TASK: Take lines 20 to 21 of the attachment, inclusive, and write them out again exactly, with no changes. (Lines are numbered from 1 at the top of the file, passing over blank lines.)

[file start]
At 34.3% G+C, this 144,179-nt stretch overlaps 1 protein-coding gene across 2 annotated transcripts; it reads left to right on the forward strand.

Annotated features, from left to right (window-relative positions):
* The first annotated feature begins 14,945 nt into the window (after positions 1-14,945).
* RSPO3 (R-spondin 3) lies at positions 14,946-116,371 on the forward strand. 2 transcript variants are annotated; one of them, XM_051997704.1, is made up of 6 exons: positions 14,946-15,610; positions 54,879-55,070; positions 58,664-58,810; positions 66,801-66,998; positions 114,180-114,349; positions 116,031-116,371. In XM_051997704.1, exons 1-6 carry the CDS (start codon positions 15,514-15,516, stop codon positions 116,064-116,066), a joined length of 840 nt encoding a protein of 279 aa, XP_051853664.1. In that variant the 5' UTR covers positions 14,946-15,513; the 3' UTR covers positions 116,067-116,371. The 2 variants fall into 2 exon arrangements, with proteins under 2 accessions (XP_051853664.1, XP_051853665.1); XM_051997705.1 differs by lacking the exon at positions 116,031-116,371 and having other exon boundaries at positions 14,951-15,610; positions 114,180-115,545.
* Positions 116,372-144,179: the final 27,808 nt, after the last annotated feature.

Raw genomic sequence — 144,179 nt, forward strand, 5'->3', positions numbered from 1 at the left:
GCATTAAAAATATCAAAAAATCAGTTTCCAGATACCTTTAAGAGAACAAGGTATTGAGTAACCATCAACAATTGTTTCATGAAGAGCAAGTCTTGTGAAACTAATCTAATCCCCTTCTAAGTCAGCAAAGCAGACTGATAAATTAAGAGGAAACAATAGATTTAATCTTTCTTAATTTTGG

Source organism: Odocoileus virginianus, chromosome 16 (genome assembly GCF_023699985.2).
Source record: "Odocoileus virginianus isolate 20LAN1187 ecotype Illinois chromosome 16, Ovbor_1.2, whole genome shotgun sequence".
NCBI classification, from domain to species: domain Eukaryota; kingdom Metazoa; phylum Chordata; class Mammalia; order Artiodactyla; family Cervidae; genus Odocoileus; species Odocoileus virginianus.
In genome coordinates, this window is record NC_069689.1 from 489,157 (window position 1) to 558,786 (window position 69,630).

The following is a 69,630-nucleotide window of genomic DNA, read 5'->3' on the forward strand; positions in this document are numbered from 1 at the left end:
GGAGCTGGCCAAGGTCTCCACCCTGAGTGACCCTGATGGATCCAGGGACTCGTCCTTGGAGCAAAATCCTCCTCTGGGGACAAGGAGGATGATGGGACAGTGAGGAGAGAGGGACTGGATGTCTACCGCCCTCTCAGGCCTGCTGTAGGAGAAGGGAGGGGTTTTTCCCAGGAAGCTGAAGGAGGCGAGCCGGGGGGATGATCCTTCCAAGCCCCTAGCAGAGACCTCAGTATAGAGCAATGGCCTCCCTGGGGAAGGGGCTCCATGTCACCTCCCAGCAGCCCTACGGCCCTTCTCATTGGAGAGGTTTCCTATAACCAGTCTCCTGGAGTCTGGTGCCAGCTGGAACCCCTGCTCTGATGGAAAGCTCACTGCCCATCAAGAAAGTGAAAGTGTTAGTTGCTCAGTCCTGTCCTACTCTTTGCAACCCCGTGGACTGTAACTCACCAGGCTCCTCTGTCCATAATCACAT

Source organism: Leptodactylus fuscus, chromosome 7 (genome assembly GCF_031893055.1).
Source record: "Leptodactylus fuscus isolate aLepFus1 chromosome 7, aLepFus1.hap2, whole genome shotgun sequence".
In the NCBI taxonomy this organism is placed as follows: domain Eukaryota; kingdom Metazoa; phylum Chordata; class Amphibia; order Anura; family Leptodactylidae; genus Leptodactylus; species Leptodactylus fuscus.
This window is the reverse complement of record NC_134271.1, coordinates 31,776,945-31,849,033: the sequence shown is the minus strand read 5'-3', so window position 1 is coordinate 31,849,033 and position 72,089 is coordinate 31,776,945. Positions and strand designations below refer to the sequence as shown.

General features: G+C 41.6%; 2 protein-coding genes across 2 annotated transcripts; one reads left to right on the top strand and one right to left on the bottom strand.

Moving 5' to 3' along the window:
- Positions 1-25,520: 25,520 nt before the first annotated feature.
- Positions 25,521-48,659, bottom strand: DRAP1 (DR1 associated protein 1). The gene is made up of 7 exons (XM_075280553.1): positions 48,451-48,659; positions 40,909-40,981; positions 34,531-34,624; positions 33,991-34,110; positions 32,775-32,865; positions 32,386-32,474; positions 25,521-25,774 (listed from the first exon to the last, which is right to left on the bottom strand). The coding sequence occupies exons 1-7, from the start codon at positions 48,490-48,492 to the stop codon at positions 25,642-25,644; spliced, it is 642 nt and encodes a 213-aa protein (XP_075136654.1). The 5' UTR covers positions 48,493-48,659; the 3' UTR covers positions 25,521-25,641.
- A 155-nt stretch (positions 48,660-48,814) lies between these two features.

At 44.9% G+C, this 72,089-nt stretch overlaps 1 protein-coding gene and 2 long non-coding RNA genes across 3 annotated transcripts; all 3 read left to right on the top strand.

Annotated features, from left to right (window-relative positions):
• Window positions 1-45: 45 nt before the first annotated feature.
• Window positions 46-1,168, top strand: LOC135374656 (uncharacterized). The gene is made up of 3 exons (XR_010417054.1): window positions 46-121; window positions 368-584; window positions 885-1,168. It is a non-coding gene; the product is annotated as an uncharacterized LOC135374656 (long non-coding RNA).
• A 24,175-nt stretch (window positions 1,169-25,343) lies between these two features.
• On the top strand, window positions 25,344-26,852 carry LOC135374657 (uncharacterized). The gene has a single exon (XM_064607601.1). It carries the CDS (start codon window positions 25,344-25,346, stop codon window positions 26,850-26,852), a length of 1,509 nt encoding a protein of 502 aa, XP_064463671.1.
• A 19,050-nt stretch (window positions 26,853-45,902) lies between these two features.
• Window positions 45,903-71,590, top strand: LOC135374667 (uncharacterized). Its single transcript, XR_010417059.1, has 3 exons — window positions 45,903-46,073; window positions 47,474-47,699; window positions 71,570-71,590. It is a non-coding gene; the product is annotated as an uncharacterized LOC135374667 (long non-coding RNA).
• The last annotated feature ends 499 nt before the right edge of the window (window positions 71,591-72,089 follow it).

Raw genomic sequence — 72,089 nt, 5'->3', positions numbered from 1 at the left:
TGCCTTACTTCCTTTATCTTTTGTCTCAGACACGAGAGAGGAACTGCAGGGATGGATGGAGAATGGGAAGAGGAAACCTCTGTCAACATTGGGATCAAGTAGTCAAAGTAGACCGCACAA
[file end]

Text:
- Positions 1-25,520: 25,520 nt before the first annotated feature.
- Positions 25,521-48,659, bottom strand: DRAP1 (DR1 associated protein 1). The gene is made up of 7 exons (XM_075280553.1): positions 48,451-48,659; positions 40,909-40,981; positions 34,531-34,624; positions 33,991-34,110; positions 32,775-32,865; positions 32,386-32,474; positions 25,521-25,774 (listed from the first exon to the last, which is right to left on the bottom strand). The coding sequence occupies exons 1-7, from the start codon at positions 48,490-48,492 to the stop codon at positions 25,642-25,644; spliced, it is 642 nt and encodes a 213-aa protein (XP_075136654.1). The 5' UTR covers positions 48,493-48,659; the 3' UTR covers positions 25,521-25,641.